To begin with, the old crematorium is nowhere near the railroad platform. There never existed a platform inside the perimeter of Stammlager. Instead, new arrivals to the camp deboarded their trains at a provisory platform beside a railway spur running in SSE direction past the southwest corner of Stammlager. The crematorium, on the other hand, is located in the north corner of the camp, some dozen meters outside the fenced-in area. It simply makes no sense that Stiffel and the other men would roll the chlorine barrels from one end of the camp to another, a distance of approximately 400 meters. It is of note here that "Herman of the Leichenkommando" calls the building a "show case theater", a name which makes no sense applied to a former crematorium. However, the actual Auschwitz theater building is located just south of the camp fence, and not far from the railway spur.

To assess the description of the inside of the old crematorium we have to establish the date of Stiffel’s alleged visit to the building. On page 238 we are told that it is the "noon of Rosh Hashana 1943". This holiday falls in either September or October. In 1943 it fell on September 30 and October 1. From page 238 to page 248, where the visit is described, approximately two days passes, which means that we are still in the beginning of October 1943. Crematorium I functioned as a crematorium installation up till July 17, 1943.[14] On November 16, 1943, the commandant of Auschwitz Stammlager, SS-Obersturmbannführer Arthur Liebehenschel, issued an order regarding "Air-raid measures at garrison Auschwitz", and on July 16 the following year SS-Obergruppenführer Pohl approved the installation of an air-raid shelter ("Luftschutzbunker") in the former crematorium. The conversion of the morgue, washing room and surgery/laying-out room of Krema I into an air-raid shelter commenced in mid-October and was finished in the second half of November 1944.[15] It is not well known how the old crematorium building was utilized – if at all – between July 1943 and October 1944.[16] That it may have been temporarily used for storage purposes is not unthinkable. Anyway, it is certain that the interior structure of Krema I at the time Stiffel allegedly visited it was identical to that found on the final blueprints to the building from 1940.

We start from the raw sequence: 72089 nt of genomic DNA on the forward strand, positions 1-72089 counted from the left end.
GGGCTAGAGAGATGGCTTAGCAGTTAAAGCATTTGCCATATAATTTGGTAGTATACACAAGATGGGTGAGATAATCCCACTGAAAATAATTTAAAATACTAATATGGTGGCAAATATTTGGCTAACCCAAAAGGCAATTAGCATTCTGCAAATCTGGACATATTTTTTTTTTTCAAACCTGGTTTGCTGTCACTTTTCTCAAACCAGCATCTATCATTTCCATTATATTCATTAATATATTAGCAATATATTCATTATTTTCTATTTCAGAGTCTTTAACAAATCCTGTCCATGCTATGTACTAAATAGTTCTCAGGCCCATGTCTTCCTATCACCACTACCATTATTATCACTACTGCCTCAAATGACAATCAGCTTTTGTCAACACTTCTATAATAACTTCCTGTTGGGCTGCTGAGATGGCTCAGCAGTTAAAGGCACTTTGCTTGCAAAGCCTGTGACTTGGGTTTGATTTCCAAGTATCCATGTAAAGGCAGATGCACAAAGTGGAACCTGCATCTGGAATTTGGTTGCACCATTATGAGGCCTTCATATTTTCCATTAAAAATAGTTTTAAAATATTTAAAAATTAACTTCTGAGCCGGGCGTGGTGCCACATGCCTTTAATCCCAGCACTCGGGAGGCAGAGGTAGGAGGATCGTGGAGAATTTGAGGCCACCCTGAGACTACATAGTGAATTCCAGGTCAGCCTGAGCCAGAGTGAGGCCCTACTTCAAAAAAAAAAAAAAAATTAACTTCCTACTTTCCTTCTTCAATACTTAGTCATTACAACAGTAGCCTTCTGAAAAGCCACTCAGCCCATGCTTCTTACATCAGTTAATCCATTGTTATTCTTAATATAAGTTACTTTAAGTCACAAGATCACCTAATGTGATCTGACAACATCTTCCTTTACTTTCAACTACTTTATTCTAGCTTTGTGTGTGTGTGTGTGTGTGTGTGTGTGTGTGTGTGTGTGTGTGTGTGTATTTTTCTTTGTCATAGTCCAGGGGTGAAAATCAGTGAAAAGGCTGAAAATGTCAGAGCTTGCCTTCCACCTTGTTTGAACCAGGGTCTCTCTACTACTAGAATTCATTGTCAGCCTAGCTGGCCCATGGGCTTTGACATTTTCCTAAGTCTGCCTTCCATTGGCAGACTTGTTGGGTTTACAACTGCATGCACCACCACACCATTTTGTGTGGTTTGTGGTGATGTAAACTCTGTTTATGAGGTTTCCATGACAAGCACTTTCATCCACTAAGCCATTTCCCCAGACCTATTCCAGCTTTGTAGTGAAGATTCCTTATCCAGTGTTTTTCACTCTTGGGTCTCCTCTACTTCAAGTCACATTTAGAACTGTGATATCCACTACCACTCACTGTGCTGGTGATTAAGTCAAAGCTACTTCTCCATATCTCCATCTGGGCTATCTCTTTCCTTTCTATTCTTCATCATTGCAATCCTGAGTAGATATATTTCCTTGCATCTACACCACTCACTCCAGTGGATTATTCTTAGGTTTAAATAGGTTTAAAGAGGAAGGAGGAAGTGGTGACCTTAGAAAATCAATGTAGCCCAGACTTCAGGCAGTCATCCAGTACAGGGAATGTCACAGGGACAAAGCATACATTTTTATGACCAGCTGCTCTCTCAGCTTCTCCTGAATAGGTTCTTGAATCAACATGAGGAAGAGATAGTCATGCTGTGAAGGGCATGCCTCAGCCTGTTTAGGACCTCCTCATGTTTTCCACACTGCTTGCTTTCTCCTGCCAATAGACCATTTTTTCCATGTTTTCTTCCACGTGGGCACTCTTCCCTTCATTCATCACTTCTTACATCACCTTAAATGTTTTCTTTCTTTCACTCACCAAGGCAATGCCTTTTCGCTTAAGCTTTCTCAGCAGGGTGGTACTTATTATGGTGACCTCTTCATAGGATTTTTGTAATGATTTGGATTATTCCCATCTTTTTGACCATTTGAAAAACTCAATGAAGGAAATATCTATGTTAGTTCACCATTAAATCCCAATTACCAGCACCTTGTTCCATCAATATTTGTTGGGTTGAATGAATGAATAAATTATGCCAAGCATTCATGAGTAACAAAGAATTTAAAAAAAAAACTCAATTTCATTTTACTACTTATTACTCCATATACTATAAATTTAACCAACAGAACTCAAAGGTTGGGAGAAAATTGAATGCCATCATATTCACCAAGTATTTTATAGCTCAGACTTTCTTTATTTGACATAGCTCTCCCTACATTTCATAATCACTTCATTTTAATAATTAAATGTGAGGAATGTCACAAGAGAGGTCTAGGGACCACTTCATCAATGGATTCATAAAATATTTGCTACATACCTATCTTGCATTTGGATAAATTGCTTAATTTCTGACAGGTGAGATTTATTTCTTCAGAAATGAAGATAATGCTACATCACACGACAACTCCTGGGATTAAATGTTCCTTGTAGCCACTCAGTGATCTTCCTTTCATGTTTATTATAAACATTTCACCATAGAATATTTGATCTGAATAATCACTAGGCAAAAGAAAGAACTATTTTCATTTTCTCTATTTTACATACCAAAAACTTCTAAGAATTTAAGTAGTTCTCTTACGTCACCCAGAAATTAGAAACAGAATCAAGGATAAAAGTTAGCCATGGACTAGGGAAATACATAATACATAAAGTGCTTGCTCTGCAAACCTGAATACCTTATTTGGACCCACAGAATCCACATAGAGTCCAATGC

Stiffel describes how he entered the building "through a heavy sliding door that separated a kind of an antechamber from the large, low-ceilinged room in which the barrels were stocked". There indeed exists an antechamber leading into the "reconstructed" "gas chamber" of today’s Krema I, however, this antechamber or vestibule is not original to the building, but was constructed at the same time as the conversion of the morgue and adjacent rooms into an air-raid shelter, to serve as an air lock.[17] Up until October 1944, the morgue (=the alleged gas chamber) could only be reached from the furnace room or the washing room.[18] The possible objection that Stiffel may have been mistaken about dates, and that he actually visited the building after November 1944 is not valid, since after stepping through the tiny vestibule he would have found himself not in a "large, low-ceilinged room" but in a small room measuring roughly 10 square meters, in turn leading into another small room.[19]